The game of Where Is Waldo can be very frustrating at times until finding the one guy among hundreds that stands out because he is quite distinctive. The most important element of a story is your character, whether animate or inanimate because it carries the plot from beginning to end. Simply put, like Cadbury chocolates, the richer the character, the more delicious the story. There have been numerous posts across the Net addressing this issue, so the appended list is not original by any means, and certainly can be expanded upon. The writer’s goal, like the artist in the Waldo game is to make characters stand out. They should evoke love, hate, sympathy, some kind of emotion in the reader to separate them from the crowd.
While writing, I have this list, along with other technique reminders posted near where I am working and periodically check it as a gauge how I am doing. A first draft is like an artist’s sketch. Such reminders are the color pallets that give realistic depth and make characters stand out. While it’s good to have these around during the draft phase, the best time to review these reminders is when starting the first and subsequent edits.
- Allow them to make mistakes.
- Stand up and be counted.
- Struggle with choices. If you can show your character being mentally torn apart, especially if his choice adversely affects himself or someone he cares about, you’ve created a compelling inner conflict that will make readers sympathize.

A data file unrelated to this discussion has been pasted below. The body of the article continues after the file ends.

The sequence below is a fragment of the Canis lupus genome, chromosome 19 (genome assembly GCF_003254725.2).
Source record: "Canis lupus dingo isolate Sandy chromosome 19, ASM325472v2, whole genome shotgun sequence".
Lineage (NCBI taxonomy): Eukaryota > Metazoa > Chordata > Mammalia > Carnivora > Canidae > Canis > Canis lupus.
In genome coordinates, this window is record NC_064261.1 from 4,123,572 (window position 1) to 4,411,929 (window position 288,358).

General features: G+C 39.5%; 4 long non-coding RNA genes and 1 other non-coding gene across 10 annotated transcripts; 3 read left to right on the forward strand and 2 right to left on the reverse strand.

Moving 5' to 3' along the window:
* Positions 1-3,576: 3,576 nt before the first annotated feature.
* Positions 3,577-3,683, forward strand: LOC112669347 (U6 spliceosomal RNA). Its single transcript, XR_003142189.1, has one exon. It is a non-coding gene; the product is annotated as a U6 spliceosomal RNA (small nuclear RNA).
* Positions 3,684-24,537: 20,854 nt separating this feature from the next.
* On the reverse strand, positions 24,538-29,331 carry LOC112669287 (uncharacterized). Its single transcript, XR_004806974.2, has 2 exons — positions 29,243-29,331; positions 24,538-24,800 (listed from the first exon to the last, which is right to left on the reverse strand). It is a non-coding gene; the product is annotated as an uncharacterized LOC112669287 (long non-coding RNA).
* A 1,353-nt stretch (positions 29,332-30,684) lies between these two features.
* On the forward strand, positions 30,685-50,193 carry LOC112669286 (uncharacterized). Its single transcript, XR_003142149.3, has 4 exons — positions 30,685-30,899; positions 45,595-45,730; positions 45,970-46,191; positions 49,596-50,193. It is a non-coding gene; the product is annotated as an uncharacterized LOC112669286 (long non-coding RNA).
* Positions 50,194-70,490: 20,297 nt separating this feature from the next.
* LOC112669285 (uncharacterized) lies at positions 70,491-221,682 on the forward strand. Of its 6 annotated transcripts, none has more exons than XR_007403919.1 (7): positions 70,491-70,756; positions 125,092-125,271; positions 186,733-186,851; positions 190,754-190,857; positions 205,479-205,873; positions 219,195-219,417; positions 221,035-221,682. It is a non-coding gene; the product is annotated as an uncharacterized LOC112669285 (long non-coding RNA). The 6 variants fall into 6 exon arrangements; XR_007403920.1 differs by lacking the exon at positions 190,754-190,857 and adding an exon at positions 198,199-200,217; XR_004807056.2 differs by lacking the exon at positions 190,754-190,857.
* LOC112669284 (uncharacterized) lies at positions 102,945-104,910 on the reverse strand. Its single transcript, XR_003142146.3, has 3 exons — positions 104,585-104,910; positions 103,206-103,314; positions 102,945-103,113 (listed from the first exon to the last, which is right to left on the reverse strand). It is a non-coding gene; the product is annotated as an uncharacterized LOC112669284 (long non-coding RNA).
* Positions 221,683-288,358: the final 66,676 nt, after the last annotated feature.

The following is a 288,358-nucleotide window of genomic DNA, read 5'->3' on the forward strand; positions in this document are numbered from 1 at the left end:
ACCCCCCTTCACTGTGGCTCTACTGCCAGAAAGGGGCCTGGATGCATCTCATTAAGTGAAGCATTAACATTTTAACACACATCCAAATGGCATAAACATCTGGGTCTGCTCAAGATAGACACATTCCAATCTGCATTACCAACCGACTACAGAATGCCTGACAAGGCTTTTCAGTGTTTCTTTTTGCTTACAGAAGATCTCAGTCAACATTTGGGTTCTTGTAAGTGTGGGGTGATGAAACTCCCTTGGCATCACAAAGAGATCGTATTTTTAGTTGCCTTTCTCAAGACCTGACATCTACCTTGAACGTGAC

- Acting consistent within the world you’ve created.
- Weave physical details into the story where they legitimately belong.
- Can smell, hear, feel, taste, and see the environment around him.
- Universal, human qualities. Does the character laugh or cry? Experience frustration, disappointment, joy, anger, shame, guilt, ambivalence? Will readers be able to relate to these reactions?
- Quirks, idiosyncrasies; funny, little habits.
- Convictions, ethics and beliefs.
- Behave logically, use common sense, have worthy goals.
- Is the character a stereotype or an individual.
- Arced – shows growth in one direction or the other.
- Direct and indirect characterizations vs. info dump.
- Take any scene, imagine yourself as the POV character and start telling the story as they would tell it.
Ask yourself these questions as you write
(a) What does the character notice?
(b) How does the character see other people?
(c) What thoughts are running through his, her, or its head as events unfold?
(d) What past events influence the character in the present? What future events does my character anticipate?
(e) What does the character want? What motivates the character to act?
(f) What is the character’s deepest fear?
- Use more than one point of view. A single point of view is limiting.
- Depart from a single point of view in order to divulge information that the reader couldn’t learn from the primary point of view character.
- Drop clues in the environment of your viewpoint character – clues that the reader would understand, but that the character wouldn’t necessarily draw conclusions from.
- It might be a good idea:
- to show how the protagonist appears to others.
- the main viewpoint character is unreliable.
- the contrast between your protagonist’s viewpoint and another person’s viewpoint is central to the story conflict.
- show precisely how dangerous your antagonist is.
[By the way, did you find Waldo?]